~ Mark 16:1-8 ~
I think it fair to say, without Easter, we wouldn’t know about Jesus. I mean, if the story had ended with Jesus dying on a Roman cross, just like so many other thousands of Jews in those days, he would have been forgotten. Indeed, without Easter there wouldn’t even have been a “Good Friday,” for any and all who had followed him would have scattered, no one to give meaning to his death.
So, for the Christian faith, Easter is utterly central. Is it for you? Ah, you might not be so sure. Maybe you have hang-ups about whether Jesus walking out of the tomb 2000+ years actually happened. A skeptic, you might be.
I must admit that when I’m out and about in my car, I do some radio surfing. Did you know there are many of religious radio stations in the Bay Area? And, of course, during this past week almost every program was talking about ‘proofs’ of the resurrection, making the case for historical factuality. Indeed, they often argue that every detail of the story has to be factually, literally, and infallible true. It’s either all true or its not at all. That, indeed, if you were there with an iPhone you could record it all. And to that you might say, “No, I don’t think so.”
And, yet, it still must be said, Easter is utterly central to our faith. But we don’t have to demand historical factuality to affirm that. Rather, you may, as have I, come to realize that the story of the resurrection is more than historically true, it is profoundly true. It need not be factually true to be true. Instead, it can be true in ways that parables are true. They are profoundly true. That is not to say that Jesus rising form the dead didn’t happen, but when we encounter the resurrection story as parable the historicity isn’t the issue. Rather, we can delve more deeply into what it means, what it means for living, what it means to be called back to life again.
So, in turning to the story as told by Mark we are struck by several oddities. For one, it is extremely brief – only eight verses! Mark doesn’t record any post-resurrection appearances by Jesus. And Mark’s story ends very abruptly with the witnesses running away in terror and fear.
Yet Mark’s is a profound truth-filled story. What is that story? Jesus lives! “You will see him,” says the young man, dressed in white. That’s what those reading Mark’s story knew to be true. Indeed, the affirmation “Jesus lives” is at the core of the experience of Christians through the centuries. You might say that the person of Jesus is experienced by us as the Christ. This we affirm. Jesus lives.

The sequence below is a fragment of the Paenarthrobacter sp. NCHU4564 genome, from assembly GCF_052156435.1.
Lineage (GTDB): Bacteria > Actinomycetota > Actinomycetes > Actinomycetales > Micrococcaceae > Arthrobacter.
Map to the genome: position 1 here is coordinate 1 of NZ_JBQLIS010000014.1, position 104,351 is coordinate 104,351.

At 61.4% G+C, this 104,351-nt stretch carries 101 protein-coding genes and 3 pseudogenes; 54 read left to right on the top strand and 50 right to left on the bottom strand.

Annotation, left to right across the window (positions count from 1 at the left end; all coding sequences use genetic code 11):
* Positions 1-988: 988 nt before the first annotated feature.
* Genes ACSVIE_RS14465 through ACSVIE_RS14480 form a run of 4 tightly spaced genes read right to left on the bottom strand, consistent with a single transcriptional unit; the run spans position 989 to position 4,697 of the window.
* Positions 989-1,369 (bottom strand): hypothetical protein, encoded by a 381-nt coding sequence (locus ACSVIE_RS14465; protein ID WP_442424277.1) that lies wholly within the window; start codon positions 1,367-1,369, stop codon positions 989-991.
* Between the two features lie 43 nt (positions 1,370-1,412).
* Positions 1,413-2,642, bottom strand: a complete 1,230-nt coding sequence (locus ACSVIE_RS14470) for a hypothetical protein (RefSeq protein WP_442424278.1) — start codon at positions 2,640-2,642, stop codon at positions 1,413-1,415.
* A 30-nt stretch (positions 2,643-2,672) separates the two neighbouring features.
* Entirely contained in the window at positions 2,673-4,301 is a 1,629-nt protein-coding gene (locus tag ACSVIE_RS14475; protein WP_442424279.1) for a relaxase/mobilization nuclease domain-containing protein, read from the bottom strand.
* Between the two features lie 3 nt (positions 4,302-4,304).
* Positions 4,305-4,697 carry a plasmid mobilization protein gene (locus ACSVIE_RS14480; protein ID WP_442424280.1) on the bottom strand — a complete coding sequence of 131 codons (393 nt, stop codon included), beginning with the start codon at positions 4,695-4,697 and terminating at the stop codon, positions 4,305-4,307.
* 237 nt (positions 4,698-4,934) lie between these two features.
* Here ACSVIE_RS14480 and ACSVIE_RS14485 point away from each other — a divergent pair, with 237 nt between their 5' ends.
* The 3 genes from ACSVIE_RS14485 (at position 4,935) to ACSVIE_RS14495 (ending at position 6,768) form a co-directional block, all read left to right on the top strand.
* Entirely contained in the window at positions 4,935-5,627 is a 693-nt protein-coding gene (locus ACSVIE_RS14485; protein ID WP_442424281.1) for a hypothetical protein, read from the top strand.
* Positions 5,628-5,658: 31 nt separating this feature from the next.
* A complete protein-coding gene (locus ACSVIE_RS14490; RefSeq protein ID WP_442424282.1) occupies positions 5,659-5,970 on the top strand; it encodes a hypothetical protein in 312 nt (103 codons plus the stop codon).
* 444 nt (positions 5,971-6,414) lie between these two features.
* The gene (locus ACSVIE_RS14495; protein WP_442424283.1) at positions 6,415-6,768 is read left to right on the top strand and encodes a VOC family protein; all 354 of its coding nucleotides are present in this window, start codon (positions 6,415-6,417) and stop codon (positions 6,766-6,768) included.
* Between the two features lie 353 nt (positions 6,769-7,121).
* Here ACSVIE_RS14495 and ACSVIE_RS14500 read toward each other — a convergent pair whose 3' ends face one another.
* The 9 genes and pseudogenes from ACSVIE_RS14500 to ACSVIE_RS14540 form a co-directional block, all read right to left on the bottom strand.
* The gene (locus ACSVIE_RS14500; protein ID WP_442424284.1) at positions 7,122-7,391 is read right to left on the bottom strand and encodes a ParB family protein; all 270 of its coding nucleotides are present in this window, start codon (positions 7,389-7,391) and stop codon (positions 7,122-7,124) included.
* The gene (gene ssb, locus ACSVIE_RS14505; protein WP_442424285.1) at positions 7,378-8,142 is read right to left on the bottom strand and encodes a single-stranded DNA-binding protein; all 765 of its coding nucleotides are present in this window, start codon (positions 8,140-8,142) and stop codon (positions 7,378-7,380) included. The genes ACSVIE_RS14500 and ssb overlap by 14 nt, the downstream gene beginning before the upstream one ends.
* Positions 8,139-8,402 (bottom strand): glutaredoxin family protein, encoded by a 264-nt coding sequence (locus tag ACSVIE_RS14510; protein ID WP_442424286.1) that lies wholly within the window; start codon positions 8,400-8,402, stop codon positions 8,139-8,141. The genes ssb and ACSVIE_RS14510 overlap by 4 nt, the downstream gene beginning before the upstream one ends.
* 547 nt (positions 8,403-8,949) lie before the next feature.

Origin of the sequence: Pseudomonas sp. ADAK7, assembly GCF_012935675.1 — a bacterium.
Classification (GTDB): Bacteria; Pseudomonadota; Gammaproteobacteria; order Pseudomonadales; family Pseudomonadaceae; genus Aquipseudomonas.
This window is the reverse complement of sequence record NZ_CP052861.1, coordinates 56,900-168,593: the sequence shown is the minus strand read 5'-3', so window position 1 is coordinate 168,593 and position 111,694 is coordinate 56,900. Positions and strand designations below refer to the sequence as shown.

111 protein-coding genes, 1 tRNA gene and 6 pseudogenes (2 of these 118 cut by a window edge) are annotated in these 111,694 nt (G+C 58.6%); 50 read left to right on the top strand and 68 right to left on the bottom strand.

But Mark’s story also affirms another truth: God has vindicated Jesus. God has said ‘yes’ to Jesus and ‘no’ to the powers who killed him. Again, that young man, dressed in white, says: “You are looking for Jesus of Nazareth, who was crucified. He has been raised; he is not here.” None of the authors of the gospels ever speak about Jesus’ resurrection without speaking about his crucifixion by the powers. With the Easter story, God vindicates what happened on Good Friday. Easter affirms that the domination systems of the world are not of God and they don’t have the final word.
Death and resurrection – they necessarily go together. Which is why the images invoked in the hymn we will sing next are so compelling. A seed, a grain of wheat, is buried in the dark earth; it is dead, so to speak. It lays there in the ground through many wintry days. But, when all seems lost, the green blade rises, breaking through the crusted earth, reaching up to the sun, growing into new life.
Of course, the hymn is a metaphor, a parable if you will, about Easter. Christ came forth at Easter. Jesus who lay in the tomb for three days following his crucifixion has quickened and is seen. Love, whom hate had slain, was buried in the grave; hope seemed lost, thinking Love was forever gone. But Love came forth and hope was restored.
The long winter of this past year has, in many ways, seemed like that buried grain, all but dead. We yearn for the sun to bring us back to life. We wonder if we’ll live again. Our hearts have been grieving, many in pain, wintry chills rattle inside us. But the promise of Easter is that the Christ who lives in us touches us, calling us back to life again. The fields of our hearts that seemed dead and bare can be alive with the sprouts of wheat that rises green, for Love is come again. So, let us sing this Easter hymn: Now the Green Blade Rises. Amen.